The number of A-levels sat this year may have dropped by 17,000, but another qualification designed to develop sixth-formers’ independent learning and research skills has bucked the trend with its fifth consecutive rise in entries.
This year, the extended project was sat by 33,200 students, up 9 per cent from 2013. Only eight A-level subjects were sat by more students, with the qualification proving more popular than established courses such as sociology, geography and economics.
But this only tells part of the little-known success story: the number of entries has increased six-fold since it was first taken in 2009 by just 5,100 sixth-formers.
It was initially created as a compulsory element of the ill-fated Diploma by the former Labour government, but has since evolved into a standalone qualification in its own right.
Most commonly, it takes the form of a dissertation of 5,000-6,000 words, which could be structured as an academic essay or research report. Alternatively, students also have the option of creating an artefact, such as a piece of art or a computer game, or staging a production, which could take the form of a charity event, fashion show or sports event.
Speaking at the launch of this year’s A-level results, AQA chief executive Andrew Hall said the extended project was in many schools replacing the general studies A-level, which saw a 24 per cent drop in entries from last year. This was the first year in which more students entered the extended project than general studies, which this summer was sat by 7,600 fewer students than in 2013.
“The extended project is a qualification that higher education [institutions] find attractive,” he said. “When we talk to them and schools talk to them, they say it’s not the qualification itself but it’s actually the development in skills, in research, writing and investigation, that they find particularly valuable in helping young people prepare for their university courses.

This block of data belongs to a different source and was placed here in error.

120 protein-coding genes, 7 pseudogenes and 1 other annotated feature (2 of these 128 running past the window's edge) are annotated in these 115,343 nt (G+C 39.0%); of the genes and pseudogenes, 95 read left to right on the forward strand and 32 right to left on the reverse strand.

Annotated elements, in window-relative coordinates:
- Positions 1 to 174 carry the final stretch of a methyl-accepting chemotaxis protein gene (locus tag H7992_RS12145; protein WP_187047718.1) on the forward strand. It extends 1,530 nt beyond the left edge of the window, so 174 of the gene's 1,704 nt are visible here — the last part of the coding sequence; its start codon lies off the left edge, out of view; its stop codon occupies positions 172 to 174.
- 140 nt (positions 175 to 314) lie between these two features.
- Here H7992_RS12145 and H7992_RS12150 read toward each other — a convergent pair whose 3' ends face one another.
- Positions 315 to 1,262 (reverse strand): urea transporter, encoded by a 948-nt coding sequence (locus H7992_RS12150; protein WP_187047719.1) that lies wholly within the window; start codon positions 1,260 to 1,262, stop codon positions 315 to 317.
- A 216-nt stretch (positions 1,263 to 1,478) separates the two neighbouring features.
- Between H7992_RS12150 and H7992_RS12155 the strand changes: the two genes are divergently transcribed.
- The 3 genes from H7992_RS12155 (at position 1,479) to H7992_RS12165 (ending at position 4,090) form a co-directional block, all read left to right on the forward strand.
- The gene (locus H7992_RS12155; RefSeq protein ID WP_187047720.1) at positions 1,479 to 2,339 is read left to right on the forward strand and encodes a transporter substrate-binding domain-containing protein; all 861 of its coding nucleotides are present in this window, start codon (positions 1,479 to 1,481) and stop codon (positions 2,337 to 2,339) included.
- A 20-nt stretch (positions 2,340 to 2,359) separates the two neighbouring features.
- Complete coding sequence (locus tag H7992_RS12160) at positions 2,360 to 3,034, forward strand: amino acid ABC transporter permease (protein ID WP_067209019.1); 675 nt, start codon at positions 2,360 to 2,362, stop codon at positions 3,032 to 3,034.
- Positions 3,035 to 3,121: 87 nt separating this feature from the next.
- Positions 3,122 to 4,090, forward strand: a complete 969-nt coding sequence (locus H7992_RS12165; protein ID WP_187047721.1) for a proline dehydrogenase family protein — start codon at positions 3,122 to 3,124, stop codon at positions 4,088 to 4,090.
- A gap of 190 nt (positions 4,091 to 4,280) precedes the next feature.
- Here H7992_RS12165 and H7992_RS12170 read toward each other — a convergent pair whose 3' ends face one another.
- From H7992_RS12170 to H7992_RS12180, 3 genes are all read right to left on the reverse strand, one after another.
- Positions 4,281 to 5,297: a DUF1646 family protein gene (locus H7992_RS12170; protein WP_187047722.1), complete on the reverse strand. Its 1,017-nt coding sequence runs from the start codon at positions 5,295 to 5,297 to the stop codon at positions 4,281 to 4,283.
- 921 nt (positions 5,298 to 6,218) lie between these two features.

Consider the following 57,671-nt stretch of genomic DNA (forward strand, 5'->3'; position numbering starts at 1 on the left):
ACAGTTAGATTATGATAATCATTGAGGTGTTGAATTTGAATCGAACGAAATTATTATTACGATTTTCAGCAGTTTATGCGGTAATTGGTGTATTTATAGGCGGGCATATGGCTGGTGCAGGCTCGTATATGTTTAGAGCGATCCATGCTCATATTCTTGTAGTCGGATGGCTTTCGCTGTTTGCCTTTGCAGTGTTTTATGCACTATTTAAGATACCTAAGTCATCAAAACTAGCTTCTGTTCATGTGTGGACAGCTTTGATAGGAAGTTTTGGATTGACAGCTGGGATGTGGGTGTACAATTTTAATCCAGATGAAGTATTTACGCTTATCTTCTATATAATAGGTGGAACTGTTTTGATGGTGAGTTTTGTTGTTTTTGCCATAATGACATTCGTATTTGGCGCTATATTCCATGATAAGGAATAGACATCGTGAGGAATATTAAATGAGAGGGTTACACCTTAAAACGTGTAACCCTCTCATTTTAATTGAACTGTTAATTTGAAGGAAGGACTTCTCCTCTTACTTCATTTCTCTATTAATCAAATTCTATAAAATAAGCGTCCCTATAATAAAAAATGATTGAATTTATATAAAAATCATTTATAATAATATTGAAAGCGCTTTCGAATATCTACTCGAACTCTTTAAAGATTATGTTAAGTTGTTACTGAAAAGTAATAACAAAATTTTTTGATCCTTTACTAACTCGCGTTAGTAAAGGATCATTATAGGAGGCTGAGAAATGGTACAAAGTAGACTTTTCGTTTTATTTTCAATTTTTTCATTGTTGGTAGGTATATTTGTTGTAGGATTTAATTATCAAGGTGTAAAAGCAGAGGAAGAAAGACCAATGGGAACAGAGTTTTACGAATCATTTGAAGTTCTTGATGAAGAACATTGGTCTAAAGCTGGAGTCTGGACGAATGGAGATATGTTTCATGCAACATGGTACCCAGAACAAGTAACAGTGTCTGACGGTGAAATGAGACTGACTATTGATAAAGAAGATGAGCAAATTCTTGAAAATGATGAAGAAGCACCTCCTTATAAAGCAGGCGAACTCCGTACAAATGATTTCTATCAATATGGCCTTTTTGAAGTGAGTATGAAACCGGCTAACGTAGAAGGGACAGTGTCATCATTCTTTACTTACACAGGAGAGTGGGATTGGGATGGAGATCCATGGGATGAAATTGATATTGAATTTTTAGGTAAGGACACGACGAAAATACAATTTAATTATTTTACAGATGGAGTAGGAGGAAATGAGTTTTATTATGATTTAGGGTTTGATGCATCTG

“To some extent, I think it’s replacing general studies as that fourth subject in a number of schools and colleges… I think that’s a qualification that’s straightforward to deliver in schools, and will continue to gain popularity.”
Brian Lightman, general secretary of the Association of School and College Leaders, said the extended project was also highly regarded by employers.
“Think of the range of skills young people need in the workplace: communication skills, the ability to work independently, to solve problems, to research effectively and to write coherently,” he said. “All of these things employers tell us they need, over and over again.
“To undertake independent work of this kind over a long period really helps [students] to develop those transferable skills. I’m sure it will make them better students in higher education when they progress to that. But it makes them more employable as well.
“It also gives them an opportunity to pursue an area of particular interest they have by conducting a piece of research, or an in-depth study, of an area of interest. This is a really positive development and it complements what they will do through the other A-level courses they will follow, and allows them to add further depth and rigour to their studies.”
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